Brand

Immigration Solicitors London

Est. 2002

+44 (0)20 7038 3980

info@rlegal.com

RLegal Solicitors, 162-168 Regent Street London W1B 5TG

RLegal is regulated by the SRA, Reg No: 00380691

On Monday 14 October 2019 the Queen’s speech announced the Government’s intention to lay down a bill relating to immigration in the forthcoming Parliamentary session.

In the briefing paper to the Queen’s speech, Boris Johnson stated the following:

“Through this Queen’s Speech we will seize the opportunities that Brexit will bring to take back control of our borders, our money and our laws. Once again we will be in charge of our own trading policy and our fishing waters, and we will pave the way for a new points based immigration system.”

The main points are as follows:

  • Bring an end to free movement in UK law, to ensure that the Government can deliver a new points-based immigration system from 2021.

Ending free movement has been the focus of the Conservative Government since the EU referendum in 2016, previously under Theresa May and now Boris Johnson, and therefore comes as no surprise. The shift to a points-based system stems from Boris Johnson in August, although it has been mooted throughout the summer.

Given the UK already has a points-based system through Tiers 1-5 of the immigration rules – namely Part 6A of the Immigration Rules HC 395, this is likely to be expanded throughout the rules.

The relevant parts of the immigration rules which are not subject to a points-based system are Parts 7 (which includes long residence), Part 8 (grandparents and other relatives), Part 11 (asylum) and Annexe FM (partners). It is therefore likely that some, if not all will be changed to a points-based system of assessment.

  • Make EU citizens arriving after January 2021 subject to the same UK immigration controls as non-EU citizens, to enable the Government to deliver a single global immigration system based on people’s skills.    

This is already contained in the Withdrawal Act 2018 and amounts to a restatement of the existing position.

  • Clarify the immigration status of Irish citizens once the free movement migration framework is repealed. This means Irish citizens will generally not require leave to enter or remain in the UK.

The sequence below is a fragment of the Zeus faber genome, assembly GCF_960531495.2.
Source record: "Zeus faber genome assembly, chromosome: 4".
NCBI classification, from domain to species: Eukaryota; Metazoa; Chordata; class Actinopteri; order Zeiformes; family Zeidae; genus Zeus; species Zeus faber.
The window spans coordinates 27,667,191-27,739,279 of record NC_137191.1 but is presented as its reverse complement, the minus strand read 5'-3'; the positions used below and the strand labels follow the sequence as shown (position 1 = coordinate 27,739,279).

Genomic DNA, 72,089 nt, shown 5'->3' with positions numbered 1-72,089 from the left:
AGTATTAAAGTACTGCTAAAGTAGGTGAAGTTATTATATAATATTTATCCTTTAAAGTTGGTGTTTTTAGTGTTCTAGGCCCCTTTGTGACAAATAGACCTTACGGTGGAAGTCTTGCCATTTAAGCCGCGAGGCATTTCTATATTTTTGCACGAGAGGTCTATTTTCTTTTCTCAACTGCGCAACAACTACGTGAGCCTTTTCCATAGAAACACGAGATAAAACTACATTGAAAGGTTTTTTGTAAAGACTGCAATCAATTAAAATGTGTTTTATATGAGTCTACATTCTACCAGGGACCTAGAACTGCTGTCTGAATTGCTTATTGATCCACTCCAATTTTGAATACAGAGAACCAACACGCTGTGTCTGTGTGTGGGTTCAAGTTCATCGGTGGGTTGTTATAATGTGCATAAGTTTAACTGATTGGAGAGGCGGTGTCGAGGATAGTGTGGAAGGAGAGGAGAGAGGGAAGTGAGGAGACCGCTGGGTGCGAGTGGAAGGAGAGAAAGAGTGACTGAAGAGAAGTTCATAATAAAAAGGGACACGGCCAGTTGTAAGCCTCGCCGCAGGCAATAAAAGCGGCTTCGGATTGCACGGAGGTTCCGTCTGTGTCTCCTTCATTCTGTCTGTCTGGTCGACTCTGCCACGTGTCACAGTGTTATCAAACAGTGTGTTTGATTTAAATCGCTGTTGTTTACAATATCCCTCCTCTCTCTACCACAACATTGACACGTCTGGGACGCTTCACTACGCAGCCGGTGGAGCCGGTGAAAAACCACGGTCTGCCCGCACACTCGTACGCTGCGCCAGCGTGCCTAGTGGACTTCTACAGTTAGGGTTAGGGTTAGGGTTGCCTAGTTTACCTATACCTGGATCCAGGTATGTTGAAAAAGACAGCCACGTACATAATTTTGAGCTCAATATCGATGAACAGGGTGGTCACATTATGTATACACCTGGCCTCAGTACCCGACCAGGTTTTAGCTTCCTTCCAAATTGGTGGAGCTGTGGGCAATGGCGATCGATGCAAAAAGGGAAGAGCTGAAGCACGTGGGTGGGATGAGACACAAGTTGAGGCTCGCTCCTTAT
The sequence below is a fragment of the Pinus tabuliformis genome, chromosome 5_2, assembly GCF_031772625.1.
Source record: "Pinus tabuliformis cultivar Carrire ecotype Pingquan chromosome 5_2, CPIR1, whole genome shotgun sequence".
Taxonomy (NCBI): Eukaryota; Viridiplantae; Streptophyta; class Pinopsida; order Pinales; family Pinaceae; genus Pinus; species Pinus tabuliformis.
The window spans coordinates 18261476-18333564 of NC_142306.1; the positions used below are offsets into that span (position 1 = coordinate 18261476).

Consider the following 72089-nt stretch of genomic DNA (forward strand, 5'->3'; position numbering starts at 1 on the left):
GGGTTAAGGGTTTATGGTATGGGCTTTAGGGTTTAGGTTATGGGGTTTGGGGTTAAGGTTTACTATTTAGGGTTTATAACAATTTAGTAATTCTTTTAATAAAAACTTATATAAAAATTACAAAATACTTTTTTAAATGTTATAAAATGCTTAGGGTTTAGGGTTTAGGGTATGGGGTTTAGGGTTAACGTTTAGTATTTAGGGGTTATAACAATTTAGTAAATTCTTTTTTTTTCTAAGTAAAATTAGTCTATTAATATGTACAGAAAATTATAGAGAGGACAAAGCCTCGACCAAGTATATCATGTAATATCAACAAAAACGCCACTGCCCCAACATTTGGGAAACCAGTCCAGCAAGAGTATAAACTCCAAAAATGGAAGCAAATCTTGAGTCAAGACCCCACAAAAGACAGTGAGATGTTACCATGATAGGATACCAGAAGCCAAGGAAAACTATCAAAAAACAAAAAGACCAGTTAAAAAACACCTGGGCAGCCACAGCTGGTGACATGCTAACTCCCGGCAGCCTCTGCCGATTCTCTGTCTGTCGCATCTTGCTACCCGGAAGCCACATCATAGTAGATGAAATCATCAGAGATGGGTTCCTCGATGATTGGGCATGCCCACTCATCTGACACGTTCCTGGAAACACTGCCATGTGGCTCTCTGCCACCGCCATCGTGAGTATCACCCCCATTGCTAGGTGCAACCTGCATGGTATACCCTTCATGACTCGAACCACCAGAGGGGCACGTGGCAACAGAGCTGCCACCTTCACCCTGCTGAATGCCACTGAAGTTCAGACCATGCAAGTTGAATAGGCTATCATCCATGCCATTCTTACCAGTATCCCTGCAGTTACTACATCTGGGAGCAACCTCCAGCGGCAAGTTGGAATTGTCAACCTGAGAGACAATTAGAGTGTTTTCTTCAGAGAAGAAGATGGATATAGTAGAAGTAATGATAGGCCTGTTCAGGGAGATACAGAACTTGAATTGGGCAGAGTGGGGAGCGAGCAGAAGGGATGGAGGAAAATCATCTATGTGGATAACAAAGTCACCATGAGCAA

The principal is already established through the Immigration Act 1971, so nothing new here.

  • Enable the Government to deliver future changes to social security co-ordination policy.

 This would enable the Government to restrict access to benefits for EU nationals.

  • Confirming the deadline for applications to be made under the EU Settlement Scheme.

 Nothing new other than providing clarity. 

  • Giving EU citizens and their family members who apply a right of appeal against EU Settlement Scheme decisions.

Although a welcome proposal, it is worth noting by the time this becomes law, it is likely that the vast majority of the estimated 3 million EU nationals will have already obtained settled status - according to the same briefing paper, 1.5 million EU nationals have already successfully applied for settled status.

On closer inspection it is apparent that the Queen’s speech in relation to immigration contained little flesh and is largely a re-hash of what is already in the public domain. The main focus seems to be on trumpeting the end of free movement and the establishment of a new points-based system. The new right of appeal for EU citizens refused under the settlement scheme, will provide cold comfort for those who will have been refused by the time this becomes law.

Our team of immigration lawyers can be contacted by completing our online form, by email at info@rlegal.com and by telephone on 020 7038 398